More deflation news here:
Nothing good here, and of course sales = income, so lower sales = lower incomes.
Also, the boost to prior months from car sales looks like it’s fading:
Retail sales slowed in October but fundamentally remain solid. Sales rose only 0.1 percent, 2 tenths under the Econoday consensus. But when excluding vehicles, which slipped back after surging in prior months, and when also excluding gasoline stations, where sales once again fell on price weakness, core sales rose a respectable 0.3 percent which hits the consensus.
And there are solid gains including for housing-related components of furniture & home furnishings and building materials & garden equipment. Nonstore retailers also show a strong gain as do restaurants.
Aside from vehicles and gas, other areas that declined are electronics & appliance stores, grocery stores, and the big category of general merchandise sales. Declines in the latter may be related to import-price effects which are deflating sales. A positive, however, is a gain for department stores which are a subset of general merchandise. Apparel sales, which are definitely being held down by import prices, were unchanged following two small declines.
Year-on-year rates really tell the story especially a respectable plus 4.1 percent rate for sales excluding gasoline stations, a component that is down 20.1 percent and has been badly skewing total sales all year. Total sales are up only 1.7 percent.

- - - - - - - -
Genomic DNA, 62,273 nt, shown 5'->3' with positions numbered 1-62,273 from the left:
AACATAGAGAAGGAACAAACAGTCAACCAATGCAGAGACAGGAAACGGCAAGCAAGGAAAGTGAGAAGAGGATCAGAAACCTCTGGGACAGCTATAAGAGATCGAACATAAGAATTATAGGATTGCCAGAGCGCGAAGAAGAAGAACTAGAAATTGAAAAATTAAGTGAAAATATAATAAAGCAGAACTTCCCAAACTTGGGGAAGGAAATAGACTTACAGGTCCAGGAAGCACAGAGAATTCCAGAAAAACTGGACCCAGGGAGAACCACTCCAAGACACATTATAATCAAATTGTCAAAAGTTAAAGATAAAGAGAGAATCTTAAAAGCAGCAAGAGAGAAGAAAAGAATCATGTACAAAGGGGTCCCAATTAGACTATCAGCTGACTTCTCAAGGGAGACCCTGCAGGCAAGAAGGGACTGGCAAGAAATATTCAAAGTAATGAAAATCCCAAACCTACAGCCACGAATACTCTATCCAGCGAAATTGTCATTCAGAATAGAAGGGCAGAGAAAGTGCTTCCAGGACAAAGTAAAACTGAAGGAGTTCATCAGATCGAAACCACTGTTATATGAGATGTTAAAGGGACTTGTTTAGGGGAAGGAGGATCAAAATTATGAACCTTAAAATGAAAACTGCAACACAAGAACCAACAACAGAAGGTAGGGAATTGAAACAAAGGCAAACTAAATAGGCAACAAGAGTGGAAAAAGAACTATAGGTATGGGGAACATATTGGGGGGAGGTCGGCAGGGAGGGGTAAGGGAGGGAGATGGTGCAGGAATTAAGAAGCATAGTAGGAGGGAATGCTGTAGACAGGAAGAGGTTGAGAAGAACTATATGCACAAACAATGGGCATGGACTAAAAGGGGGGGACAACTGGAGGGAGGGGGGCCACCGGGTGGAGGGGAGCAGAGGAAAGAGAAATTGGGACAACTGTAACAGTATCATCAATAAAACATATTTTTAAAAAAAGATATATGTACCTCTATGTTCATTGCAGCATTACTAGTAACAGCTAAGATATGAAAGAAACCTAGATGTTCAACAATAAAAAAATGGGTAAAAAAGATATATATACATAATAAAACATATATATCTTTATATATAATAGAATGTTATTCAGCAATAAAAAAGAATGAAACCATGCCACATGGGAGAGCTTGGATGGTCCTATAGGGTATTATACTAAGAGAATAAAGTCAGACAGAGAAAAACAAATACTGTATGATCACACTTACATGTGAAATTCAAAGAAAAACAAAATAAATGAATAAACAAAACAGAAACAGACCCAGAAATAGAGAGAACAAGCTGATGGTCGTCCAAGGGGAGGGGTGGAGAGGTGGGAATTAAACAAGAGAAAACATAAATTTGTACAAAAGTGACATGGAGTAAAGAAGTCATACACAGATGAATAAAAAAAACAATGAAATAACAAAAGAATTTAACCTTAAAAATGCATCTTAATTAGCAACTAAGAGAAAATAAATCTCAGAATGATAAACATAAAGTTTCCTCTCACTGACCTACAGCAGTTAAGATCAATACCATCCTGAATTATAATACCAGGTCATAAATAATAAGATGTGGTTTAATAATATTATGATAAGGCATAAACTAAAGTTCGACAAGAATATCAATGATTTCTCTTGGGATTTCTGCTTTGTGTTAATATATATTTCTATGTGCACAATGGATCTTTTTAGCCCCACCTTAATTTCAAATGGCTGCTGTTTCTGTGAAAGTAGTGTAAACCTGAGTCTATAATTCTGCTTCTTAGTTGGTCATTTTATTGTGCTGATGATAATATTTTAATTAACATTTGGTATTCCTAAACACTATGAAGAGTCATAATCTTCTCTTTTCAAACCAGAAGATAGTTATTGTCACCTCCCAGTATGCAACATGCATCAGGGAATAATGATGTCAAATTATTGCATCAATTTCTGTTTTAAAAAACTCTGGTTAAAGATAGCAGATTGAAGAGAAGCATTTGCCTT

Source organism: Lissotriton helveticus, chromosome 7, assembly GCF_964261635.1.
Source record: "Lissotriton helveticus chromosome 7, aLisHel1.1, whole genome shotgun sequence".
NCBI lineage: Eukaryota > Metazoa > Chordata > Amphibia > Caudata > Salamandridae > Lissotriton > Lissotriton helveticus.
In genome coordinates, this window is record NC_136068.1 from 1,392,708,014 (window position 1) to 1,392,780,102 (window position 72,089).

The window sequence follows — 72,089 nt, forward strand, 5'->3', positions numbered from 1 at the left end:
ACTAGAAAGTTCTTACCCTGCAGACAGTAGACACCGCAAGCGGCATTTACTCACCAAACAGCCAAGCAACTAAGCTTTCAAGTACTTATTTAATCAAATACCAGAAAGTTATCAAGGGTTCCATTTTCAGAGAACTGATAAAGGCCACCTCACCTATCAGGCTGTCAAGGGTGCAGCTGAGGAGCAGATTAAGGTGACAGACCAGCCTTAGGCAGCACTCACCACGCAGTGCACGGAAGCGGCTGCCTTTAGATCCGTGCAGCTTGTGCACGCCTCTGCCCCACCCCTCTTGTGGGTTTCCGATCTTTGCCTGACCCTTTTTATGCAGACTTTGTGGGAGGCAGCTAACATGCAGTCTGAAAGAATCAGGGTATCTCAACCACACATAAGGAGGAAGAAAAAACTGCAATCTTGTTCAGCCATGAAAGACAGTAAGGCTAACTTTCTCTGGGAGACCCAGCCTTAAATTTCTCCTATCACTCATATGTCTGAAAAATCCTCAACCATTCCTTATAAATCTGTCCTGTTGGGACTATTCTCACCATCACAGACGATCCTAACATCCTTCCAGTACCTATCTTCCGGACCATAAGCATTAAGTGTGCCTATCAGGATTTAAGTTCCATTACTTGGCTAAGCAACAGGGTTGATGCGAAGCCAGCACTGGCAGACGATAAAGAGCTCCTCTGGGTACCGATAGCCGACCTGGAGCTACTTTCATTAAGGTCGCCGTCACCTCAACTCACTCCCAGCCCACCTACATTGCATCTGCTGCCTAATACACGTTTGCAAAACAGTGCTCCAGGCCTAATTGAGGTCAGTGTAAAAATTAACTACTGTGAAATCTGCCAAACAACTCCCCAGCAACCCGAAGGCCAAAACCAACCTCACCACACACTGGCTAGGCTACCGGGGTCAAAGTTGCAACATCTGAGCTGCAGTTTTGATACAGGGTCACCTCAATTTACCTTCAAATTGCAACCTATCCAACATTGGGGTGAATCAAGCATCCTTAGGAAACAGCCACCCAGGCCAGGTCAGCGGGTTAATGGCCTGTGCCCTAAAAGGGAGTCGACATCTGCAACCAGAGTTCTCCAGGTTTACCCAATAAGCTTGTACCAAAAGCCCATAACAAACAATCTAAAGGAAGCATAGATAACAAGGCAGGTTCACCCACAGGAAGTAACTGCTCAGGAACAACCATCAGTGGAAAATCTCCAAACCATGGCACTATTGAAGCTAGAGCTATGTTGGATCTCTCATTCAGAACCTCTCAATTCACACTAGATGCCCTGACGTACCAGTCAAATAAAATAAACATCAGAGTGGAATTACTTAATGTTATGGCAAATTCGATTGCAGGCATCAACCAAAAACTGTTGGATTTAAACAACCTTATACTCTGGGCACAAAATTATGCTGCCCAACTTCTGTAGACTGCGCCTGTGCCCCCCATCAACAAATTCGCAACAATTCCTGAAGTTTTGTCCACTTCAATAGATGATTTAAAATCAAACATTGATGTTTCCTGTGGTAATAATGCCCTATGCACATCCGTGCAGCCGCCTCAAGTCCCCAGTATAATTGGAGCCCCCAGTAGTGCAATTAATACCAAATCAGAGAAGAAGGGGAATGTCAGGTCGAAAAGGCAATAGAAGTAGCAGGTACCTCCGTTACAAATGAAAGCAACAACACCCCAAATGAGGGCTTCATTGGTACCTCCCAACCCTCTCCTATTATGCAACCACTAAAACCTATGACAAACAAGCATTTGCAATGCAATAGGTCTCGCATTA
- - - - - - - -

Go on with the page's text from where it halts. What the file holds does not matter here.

The headline is weak and year-on-year rates did ease off, including for core ex-auto ex-gas to plus 3.5 from 3.8 percent, but this report is better than it looks, showing underlying strength that shouldn’t scale down expectations for a December FOMC rate hike.
Looks to me like the excess inventory situation has gone from bad to worse, as sales continue to lag output:
MANUFACTURING AND TRADE INVENTORIES AND SALES September 2015 Sales.
The U.S. Census Bureau announced today that the combined value of distributive trade sales and manufacturers’ shipments for September, adjusted for seasonal and trading-day differences but not for price changes, was estimated at $1,320.3 billion, virtually unchanged (±0.2%)* from August 2015, but was down 2.8 percent (±0.4%) from September 2014.
Manufacturers’ and trade inventories, adjusted for seasonal variations but not for price changes, were estimated at an end-of-month level of $1,817.5 billion, up 0.3 percent (±0.1%) from August 2015 and were up 2.5 percent (±0.5%) from September 2014. Inventories/Sales Ratio.
The total business inventories/sales ratio based on seasonally adjusted data at the end of September was 1.38. The September 2014 ratio was 1.31.